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MBio. 2016 Aug 23;7(4). pii: e01018-16. doi: 10.1128/mBio.01018-16.

Looking for a Signal in the Noise: Revisiting Obesity and the Microbiome.

Author information

1
Department of Microbiology and Immunology, University of Michigan, Ann Arbor, Michigan, USA.
2
Department of Microbiology and Immunology, University of Michigan, Ann Arbor, Michigan, USA pschloss@umich.edu.

Abstract

Two recent studies have reanalyzed previously published data and found that when data sets were analyzed independently, there was limited support for the widely accepted hypothesis that changes in the microbiome are associated with obesity. This hypothesis was reconsidered by increasing the number of data sets and pooling the results across the individual data sets. The preferred reporting items for systematic reviews and meta-analyses guidelines were used to identify 10 studies for an updated and more synthetic analysis. Alpha diversity metrics and the relative risk of obesity based on those metrics were used to identify a limited number of significant associations with obesity; however, when the results of the studies were pooled by using a random-effect model, significant associations were observed among Shannon diversity, the number of observed operational taxonomic units, Shannon evenness, and obesity status. They were not observed for the ratio of Bacteroidetes and Firmicutes or their individual relative abundances. Although these tests yielded small P values, the difference between the Shannon diversity indices of nonobese and obese individuals was 2.07%. A power analysis demonstrated that only one of the studies had sufficient power to detect a 5% difference in diversity. When random forest machine learning models were trained on one data set and then tested by using the other nine data sets, the median accuracy varied between 33.01 and 64.77% (median, 56.68%). Although there was support for a relationship between the microbial communities found in human feces and obesity status, this association was relatively weak and its detection is confounded by large interpersonal variation and insufficient sample sizes.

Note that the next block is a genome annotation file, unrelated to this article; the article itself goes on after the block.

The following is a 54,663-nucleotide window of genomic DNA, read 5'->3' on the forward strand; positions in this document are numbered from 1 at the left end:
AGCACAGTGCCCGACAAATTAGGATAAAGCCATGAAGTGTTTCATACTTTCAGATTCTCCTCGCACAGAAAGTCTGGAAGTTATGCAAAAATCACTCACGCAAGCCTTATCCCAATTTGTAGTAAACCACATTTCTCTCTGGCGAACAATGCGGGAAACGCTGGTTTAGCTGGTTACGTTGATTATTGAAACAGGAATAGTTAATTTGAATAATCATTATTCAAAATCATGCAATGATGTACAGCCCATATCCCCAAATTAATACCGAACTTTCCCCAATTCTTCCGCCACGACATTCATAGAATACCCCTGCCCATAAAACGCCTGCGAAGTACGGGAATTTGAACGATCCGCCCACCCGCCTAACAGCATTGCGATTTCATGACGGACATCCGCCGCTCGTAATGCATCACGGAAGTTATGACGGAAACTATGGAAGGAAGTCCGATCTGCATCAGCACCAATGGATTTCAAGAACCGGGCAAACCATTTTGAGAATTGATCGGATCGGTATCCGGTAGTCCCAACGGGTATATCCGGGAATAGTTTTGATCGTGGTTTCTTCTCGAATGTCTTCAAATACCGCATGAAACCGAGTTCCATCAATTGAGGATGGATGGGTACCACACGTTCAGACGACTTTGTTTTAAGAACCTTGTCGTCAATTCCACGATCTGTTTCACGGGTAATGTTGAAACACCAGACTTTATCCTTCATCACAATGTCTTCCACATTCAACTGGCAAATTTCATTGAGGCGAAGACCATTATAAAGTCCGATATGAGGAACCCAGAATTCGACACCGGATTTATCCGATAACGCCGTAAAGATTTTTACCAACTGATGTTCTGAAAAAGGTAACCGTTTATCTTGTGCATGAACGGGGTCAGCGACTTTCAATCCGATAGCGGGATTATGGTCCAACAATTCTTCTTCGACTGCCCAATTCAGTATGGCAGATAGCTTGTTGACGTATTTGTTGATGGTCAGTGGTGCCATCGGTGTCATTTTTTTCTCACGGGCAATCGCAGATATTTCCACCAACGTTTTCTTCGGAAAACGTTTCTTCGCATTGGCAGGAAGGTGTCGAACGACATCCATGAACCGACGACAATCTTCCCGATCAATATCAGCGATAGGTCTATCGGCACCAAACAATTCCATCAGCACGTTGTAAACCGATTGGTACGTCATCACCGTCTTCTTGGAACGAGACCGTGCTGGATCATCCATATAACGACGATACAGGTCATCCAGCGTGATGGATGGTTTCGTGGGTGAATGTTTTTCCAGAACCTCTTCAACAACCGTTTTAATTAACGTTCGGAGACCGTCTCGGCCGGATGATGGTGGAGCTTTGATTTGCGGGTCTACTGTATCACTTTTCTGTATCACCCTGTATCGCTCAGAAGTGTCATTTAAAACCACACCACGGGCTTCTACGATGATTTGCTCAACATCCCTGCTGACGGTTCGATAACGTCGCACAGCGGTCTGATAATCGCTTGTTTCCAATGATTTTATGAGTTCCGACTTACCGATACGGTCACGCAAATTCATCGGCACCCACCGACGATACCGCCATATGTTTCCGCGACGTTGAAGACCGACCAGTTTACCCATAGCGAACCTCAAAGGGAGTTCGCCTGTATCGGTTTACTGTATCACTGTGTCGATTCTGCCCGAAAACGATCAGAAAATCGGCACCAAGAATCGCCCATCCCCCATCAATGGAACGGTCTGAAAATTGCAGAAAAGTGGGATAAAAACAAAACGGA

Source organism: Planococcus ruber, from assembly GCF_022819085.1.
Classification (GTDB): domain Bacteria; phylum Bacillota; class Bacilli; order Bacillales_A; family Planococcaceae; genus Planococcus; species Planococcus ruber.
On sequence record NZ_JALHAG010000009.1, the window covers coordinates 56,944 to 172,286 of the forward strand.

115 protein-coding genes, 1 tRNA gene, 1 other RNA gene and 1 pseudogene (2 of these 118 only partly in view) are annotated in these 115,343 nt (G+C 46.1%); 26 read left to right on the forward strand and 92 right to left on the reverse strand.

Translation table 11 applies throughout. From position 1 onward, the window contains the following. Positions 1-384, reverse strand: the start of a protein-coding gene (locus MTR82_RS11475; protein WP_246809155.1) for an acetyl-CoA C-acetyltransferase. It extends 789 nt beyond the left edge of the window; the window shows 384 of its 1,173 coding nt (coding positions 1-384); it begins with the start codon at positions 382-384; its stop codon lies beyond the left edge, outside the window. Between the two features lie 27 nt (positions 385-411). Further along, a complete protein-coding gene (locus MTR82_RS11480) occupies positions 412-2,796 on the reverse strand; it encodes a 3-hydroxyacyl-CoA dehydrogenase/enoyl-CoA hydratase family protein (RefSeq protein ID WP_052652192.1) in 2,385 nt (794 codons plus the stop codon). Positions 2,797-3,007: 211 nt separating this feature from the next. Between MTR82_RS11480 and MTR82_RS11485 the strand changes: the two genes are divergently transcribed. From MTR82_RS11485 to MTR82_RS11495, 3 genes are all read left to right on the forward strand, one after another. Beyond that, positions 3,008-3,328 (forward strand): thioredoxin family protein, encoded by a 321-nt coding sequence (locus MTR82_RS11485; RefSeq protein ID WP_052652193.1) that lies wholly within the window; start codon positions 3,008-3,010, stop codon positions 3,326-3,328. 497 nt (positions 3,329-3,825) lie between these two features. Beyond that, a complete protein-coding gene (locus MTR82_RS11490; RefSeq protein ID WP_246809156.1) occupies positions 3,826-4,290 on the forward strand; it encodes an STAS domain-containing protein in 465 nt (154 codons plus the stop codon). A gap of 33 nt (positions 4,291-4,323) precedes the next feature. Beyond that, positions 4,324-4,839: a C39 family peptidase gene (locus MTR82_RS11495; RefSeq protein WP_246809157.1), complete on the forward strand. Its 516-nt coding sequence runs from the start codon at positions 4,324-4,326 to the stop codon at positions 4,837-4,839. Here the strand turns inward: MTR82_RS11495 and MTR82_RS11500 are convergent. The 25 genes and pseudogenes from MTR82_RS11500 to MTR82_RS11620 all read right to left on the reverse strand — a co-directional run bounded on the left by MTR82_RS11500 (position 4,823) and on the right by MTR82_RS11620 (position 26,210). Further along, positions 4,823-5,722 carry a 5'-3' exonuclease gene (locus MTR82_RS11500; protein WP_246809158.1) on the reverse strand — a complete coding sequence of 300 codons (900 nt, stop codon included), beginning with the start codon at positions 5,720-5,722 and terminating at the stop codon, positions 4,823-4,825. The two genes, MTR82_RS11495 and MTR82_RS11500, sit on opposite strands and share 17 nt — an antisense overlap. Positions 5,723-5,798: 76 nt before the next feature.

IMPORTANCE:

As interest in the human microbiome grows, there is an increasing number of studies that can be used to test numerous hypotheses across human populations. The hypothesis that variation in the gut microbiota can explain or be used to predict obesity status has received considerable attention and is frequently mentioned as an example of the role of the microbiome in human health. Here we assessed this hypothesis by using 10 independent studies and found that although there is an association, it is smaller than can be detected by most microbiome studies. Furthermore, we directly tested the ability to predict obesity status on the basis of the composition of an individual's microbiome and found that the median classification accuracy is between 33.01 and 64.77%. This type of analysis can be used to design future studies and expanded to explore other hypotheses.

PMID:
27555308
PMCID:
PMC4999546
DOI:
10.1128/mBio.01018-16
[Indexed for MEDLINE]
Free PMC Article

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